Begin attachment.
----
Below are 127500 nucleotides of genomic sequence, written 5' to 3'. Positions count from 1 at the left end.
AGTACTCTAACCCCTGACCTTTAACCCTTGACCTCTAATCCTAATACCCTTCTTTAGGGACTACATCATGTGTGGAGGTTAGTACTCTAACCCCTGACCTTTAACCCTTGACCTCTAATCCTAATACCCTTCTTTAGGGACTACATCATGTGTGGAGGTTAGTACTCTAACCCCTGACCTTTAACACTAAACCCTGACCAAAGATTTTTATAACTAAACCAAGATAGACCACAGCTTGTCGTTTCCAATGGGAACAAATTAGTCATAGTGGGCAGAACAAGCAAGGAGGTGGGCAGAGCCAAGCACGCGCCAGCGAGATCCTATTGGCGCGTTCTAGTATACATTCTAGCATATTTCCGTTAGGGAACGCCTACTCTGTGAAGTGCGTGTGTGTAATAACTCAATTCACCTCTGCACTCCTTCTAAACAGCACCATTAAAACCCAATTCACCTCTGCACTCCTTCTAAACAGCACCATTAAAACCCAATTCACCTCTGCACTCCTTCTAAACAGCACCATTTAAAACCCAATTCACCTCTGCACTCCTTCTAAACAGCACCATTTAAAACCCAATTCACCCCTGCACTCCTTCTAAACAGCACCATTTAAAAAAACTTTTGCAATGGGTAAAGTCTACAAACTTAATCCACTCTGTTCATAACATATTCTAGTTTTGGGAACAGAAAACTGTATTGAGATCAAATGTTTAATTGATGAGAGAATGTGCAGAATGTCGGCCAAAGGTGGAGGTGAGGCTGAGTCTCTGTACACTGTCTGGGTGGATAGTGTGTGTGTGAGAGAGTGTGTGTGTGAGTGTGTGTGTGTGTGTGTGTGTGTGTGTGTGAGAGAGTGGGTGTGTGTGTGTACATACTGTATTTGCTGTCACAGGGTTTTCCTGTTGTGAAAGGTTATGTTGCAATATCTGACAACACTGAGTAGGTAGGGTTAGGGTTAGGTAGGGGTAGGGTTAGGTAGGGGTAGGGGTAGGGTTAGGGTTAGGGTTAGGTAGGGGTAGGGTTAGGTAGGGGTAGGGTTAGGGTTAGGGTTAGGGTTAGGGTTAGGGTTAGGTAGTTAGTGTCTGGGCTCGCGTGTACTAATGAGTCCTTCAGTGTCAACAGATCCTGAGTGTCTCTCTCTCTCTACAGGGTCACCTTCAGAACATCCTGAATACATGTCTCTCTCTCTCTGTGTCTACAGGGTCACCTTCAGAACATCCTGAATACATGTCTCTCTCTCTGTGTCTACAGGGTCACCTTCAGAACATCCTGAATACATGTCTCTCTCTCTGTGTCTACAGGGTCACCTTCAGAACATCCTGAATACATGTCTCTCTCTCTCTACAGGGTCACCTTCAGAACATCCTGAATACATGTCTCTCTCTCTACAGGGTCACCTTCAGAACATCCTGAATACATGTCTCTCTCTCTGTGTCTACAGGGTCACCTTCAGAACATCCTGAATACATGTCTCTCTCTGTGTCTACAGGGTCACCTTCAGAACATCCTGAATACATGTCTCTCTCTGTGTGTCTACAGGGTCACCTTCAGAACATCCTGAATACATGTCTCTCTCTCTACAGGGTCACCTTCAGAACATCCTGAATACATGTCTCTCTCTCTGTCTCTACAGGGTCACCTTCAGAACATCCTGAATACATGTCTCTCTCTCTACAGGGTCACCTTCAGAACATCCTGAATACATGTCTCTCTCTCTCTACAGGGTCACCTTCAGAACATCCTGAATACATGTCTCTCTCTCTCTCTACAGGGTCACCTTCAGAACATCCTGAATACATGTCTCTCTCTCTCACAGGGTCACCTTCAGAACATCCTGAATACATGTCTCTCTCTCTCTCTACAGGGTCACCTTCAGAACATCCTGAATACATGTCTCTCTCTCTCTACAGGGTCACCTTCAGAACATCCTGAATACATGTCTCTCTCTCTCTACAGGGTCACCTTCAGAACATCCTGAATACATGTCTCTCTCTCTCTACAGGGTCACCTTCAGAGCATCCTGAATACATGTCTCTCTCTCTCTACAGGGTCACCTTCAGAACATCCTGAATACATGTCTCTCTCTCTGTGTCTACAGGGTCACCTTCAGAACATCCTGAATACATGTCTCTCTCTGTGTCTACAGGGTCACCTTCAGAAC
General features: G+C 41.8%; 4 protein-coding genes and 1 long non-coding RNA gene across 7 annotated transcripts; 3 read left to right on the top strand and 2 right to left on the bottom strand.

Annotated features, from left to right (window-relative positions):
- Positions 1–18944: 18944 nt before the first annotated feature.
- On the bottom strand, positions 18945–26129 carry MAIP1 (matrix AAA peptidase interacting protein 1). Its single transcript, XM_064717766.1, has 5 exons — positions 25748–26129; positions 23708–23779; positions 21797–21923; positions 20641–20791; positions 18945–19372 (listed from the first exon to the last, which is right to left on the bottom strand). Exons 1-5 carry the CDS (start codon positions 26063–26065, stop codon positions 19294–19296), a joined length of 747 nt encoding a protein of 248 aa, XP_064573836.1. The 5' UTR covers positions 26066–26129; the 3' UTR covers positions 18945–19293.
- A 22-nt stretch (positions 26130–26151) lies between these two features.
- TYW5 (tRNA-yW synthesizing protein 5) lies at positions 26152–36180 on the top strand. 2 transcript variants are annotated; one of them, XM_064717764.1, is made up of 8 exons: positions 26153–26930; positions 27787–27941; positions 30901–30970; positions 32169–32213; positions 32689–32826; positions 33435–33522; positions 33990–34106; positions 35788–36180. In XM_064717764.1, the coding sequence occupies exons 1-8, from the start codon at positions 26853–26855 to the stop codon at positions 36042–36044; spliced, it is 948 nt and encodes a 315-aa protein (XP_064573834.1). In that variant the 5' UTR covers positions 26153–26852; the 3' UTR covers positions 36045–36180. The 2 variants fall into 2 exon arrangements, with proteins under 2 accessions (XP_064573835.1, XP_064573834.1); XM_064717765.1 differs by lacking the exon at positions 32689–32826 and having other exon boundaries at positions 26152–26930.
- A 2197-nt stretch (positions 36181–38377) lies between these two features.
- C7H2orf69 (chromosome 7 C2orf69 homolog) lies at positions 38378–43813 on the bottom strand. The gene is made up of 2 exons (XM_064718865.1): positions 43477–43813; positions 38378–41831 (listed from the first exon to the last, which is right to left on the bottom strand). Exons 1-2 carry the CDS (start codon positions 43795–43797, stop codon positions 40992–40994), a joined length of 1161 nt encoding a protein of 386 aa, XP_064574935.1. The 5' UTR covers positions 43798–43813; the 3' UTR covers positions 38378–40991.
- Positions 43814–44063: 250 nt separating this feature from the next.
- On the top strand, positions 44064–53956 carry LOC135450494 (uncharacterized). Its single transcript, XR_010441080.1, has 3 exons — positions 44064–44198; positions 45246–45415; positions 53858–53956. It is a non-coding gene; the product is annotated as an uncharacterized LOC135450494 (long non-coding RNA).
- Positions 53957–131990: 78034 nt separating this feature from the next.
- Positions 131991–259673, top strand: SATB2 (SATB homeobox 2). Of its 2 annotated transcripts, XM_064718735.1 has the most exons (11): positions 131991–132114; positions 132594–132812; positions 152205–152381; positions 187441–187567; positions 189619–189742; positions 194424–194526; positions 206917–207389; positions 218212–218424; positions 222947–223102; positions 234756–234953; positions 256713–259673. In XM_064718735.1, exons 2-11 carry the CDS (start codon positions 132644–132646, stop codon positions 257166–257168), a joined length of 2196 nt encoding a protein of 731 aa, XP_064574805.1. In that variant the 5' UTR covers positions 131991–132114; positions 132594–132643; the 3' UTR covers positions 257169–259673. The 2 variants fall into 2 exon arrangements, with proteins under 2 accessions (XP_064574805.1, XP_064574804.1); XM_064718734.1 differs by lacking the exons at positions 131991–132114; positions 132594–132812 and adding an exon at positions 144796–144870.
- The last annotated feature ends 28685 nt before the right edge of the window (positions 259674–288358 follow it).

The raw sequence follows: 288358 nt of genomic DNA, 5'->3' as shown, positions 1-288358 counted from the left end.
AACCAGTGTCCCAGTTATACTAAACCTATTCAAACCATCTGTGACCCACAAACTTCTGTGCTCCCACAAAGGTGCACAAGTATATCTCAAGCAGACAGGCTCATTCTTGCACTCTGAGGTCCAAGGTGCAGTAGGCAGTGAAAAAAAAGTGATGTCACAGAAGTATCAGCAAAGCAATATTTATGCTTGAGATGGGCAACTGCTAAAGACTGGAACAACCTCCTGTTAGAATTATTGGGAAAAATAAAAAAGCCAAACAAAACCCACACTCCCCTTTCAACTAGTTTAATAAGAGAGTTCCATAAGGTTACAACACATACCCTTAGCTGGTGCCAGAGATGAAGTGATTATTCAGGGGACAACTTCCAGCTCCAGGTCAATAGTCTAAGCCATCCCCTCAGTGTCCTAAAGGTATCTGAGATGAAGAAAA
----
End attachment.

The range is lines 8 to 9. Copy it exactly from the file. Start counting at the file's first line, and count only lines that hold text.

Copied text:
- TYW5 (tRNA-yW synthesizing protein 5) lies at positions 26152–36180 on the top strand. 2 transcript variants are annotated; one of them, XM_064717764.1, is made up of 8 exons: positions 26153–26930; positions 27787–27941; positions 30901–30970; positions 32169–32213; positions 32689–32826; positions 33435–33522; positions 33990–34106; positions 35788–36180. In XM_064717764.1, the coding sequence occupies exons 1-8, from the start codon at positions 26853–26855 to the stop codon at positions 36042–36044; spliced, it is 948 nt and encodes a 315-aa protein (XP_064573834.1). In that variant the 5' UTR covers positions 26153–26852; the 3' UTR covers positions 36045–36180. The 2 variants fall into 2 exon arrangements, with proteins under 2 accessions (XP_064573835.1, XP_064573834.1); XM_064717765.1 differs by lacking the exon at positions 32689–32826 and having other exon boundaries at positions 26152–26930.
- A 2197-nt stretch (positions 36181–38377) lies between these two features.